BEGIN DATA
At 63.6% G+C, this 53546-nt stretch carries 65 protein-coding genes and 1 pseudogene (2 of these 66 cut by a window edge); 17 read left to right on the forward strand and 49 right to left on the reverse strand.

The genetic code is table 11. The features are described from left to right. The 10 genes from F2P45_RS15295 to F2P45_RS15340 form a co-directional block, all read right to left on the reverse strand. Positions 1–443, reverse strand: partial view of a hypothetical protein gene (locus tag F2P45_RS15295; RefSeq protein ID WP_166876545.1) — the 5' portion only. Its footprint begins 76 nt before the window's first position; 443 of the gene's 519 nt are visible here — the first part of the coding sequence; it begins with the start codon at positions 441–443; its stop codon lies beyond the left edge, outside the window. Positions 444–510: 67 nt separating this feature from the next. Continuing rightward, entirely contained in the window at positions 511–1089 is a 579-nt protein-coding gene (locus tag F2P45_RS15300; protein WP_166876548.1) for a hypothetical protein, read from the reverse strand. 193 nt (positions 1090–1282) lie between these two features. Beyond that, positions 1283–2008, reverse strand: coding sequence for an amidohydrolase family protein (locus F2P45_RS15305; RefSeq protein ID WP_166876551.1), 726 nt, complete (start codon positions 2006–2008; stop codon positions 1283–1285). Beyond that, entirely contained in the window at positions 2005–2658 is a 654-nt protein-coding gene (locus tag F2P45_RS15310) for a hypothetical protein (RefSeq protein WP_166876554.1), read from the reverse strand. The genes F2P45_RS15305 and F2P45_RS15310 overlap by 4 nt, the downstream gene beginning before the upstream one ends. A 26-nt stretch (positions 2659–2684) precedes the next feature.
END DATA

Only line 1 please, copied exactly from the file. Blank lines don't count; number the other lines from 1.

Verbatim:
At 63.6% G+C, this 53546-nt stretch carries 65 protein-coding genes and 1 pseudogene (2 of these 66 cut by a window edge); 17 read left to right on the forward strand and 49 right to left on the reverse strand.